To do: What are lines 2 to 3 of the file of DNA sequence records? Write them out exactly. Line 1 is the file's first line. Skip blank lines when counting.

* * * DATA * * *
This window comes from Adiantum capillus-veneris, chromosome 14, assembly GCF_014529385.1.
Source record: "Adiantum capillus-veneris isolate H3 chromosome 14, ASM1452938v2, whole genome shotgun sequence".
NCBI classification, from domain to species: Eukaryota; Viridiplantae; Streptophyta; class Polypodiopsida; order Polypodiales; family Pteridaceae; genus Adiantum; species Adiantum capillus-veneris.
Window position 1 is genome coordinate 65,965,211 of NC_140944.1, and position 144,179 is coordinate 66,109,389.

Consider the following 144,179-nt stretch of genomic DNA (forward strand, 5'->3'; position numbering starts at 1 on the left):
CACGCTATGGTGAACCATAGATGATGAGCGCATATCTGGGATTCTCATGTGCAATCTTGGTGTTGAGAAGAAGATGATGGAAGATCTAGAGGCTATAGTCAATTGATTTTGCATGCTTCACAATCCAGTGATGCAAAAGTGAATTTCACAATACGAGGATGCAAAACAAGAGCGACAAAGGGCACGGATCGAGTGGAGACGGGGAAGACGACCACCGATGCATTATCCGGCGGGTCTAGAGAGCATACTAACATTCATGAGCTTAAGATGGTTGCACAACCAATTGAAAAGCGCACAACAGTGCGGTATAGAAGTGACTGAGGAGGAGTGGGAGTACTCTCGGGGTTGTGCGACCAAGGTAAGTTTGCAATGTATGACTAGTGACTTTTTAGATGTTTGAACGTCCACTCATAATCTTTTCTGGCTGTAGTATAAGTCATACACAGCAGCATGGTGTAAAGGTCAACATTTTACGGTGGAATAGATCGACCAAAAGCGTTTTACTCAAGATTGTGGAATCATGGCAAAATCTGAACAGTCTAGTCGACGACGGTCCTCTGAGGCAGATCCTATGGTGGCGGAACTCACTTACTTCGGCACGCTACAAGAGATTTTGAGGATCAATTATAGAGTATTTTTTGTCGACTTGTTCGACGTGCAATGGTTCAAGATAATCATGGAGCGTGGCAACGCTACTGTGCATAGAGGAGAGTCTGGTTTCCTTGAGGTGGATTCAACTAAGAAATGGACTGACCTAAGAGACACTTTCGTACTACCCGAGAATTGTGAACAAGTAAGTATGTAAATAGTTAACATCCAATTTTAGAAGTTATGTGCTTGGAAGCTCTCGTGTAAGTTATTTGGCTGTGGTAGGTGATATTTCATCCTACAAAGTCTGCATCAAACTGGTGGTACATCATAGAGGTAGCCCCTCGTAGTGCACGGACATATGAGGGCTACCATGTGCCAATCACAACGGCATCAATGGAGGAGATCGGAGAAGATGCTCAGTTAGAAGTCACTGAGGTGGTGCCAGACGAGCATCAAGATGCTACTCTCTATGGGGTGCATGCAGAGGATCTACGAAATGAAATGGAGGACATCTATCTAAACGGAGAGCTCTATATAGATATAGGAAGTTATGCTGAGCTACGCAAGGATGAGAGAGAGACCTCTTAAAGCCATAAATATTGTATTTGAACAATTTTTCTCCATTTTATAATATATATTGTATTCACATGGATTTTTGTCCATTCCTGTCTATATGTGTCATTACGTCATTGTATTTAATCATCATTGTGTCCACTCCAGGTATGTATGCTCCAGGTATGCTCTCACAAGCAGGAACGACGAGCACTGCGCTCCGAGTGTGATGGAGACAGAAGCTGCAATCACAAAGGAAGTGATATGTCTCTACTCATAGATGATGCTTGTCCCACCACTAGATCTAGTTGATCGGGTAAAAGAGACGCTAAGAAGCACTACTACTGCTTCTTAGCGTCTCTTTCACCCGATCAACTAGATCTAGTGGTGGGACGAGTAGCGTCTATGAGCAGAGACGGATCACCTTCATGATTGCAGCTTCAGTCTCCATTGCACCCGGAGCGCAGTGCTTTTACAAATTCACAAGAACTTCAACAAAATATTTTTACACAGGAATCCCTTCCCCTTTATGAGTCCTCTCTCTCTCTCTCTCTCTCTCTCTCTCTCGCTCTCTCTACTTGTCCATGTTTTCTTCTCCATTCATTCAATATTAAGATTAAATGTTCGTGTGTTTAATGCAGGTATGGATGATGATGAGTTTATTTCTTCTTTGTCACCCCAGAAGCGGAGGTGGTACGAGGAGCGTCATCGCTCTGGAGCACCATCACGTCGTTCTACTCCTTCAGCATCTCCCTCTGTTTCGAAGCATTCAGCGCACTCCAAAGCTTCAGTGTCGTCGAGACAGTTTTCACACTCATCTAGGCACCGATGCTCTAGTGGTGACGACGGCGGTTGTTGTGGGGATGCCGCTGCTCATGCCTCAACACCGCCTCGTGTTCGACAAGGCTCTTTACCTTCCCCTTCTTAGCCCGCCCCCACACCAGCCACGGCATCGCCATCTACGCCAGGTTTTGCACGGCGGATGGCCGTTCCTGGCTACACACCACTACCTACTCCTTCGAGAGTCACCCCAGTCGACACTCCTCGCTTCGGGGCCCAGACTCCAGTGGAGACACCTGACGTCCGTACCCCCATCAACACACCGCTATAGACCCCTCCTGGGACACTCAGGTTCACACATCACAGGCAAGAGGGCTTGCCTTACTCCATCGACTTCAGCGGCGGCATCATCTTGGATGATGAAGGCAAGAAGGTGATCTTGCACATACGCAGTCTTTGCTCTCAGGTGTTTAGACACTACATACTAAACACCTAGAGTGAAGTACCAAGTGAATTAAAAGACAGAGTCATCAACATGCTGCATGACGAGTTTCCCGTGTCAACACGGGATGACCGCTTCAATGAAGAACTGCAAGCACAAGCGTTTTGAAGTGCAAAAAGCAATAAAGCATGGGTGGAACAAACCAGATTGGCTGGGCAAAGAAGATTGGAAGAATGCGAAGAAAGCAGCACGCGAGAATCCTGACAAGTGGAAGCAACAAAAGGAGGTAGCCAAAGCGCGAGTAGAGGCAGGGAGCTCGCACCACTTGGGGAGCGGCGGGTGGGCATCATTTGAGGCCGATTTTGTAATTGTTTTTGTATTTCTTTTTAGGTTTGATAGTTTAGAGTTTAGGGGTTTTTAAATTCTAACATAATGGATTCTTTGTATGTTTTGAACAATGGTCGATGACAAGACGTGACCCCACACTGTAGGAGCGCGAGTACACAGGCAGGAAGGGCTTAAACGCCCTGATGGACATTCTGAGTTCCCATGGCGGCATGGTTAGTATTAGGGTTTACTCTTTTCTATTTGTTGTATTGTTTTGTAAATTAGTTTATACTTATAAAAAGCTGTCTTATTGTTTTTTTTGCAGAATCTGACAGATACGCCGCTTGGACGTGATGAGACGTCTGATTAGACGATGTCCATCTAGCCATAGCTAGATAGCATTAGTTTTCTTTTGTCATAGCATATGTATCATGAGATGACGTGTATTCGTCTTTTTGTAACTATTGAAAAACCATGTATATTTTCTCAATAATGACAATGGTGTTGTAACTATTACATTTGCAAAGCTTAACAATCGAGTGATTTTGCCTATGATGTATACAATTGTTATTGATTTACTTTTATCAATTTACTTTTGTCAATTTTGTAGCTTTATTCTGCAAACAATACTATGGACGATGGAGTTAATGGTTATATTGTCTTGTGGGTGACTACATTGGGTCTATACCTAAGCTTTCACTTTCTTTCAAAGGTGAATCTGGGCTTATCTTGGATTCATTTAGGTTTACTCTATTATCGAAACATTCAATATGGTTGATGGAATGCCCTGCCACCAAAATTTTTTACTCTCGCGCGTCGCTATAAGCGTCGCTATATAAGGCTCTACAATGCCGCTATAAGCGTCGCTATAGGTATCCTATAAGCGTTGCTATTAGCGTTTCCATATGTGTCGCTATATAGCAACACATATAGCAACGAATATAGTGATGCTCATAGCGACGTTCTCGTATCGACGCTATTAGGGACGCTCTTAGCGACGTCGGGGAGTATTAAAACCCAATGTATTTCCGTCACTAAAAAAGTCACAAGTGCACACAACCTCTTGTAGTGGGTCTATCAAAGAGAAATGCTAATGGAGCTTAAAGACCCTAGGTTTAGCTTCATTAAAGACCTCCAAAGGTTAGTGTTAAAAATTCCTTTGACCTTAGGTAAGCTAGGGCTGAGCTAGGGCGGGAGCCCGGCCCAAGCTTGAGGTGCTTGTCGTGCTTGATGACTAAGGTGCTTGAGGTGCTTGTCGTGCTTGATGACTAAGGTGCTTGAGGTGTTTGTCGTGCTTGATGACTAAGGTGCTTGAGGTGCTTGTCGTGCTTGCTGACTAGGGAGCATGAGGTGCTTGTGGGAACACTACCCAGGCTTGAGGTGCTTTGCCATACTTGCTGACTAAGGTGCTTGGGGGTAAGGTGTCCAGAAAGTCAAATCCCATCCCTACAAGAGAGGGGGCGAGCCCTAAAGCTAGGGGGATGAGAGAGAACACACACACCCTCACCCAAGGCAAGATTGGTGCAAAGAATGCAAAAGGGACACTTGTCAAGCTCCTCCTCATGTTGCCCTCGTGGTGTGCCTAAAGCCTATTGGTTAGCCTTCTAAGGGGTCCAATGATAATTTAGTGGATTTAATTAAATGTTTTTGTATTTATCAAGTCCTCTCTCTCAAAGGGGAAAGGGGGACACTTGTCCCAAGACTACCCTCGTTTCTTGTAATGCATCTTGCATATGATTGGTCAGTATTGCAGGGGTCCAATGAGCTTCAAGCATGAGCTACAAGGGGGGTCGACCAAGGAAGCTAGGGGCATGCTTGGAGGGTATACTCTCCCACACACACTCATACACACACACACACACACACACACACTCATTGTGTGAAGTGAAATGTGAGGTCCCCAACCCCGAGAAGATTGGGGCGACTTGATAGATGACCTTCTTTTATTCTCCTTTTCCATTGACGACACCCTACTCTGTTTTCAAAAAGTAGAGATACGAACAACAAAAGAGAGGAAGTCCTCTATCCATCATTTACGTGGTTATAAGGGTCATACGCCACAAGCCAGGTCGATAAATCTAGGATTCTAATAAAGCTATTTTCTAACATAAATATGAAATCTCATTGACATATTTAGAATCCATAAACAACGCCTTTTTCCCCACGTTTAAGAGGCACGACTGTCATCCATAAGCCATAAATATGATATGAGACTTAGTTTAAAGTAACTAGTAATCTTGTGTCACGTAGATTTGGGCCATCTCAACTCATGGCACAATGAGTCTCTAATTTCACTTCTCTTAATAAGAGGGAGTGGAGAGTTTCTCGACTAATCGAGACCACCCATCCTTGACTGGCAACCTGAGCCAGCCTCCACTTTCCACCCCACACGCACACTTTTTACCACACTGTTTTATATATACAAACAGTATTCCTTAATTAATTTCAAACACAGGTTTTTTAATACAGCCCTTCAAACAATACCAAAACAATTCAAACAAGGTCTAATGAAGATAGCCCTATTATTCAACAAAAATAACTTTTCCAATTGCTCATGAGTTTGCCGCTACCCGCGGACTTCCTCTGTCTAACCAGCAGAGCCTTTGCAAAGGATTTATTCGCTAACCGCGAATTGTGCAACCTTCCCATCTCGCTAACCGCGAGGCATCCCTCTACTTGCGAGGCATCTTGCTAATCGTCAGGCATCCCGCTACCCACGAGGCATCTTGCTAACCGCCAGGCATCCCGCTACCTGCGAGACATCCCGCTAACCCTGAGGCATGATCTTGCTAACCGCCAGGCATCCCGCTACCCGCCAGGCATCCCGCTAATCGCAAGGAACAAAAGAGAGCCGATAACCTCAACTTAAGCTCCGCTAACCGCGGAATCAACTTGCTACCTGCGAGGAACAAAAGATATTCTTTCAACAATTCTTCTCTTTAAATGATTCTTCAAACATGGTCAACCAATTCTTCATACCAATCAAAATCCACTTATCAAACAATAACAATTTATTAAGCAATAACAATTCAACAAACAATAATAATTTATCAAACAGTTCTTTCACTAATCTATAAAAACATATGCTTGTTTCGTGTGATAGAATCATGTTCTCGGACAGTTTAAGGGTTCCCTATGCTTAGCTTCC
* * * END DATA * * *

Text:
Source record: "Adiantum capillus-veneris isolate H3 chromosome 14, ASM1452938v2, whole genome shotgun sequence".
NCBI classification, from domain to species: Eukaryota; Viridiplantae; Streptophyta; class Polypodiopsida; order Polypodiales; family Pteridaceae; genus Adiantum; species Adiantum capillus-veneris.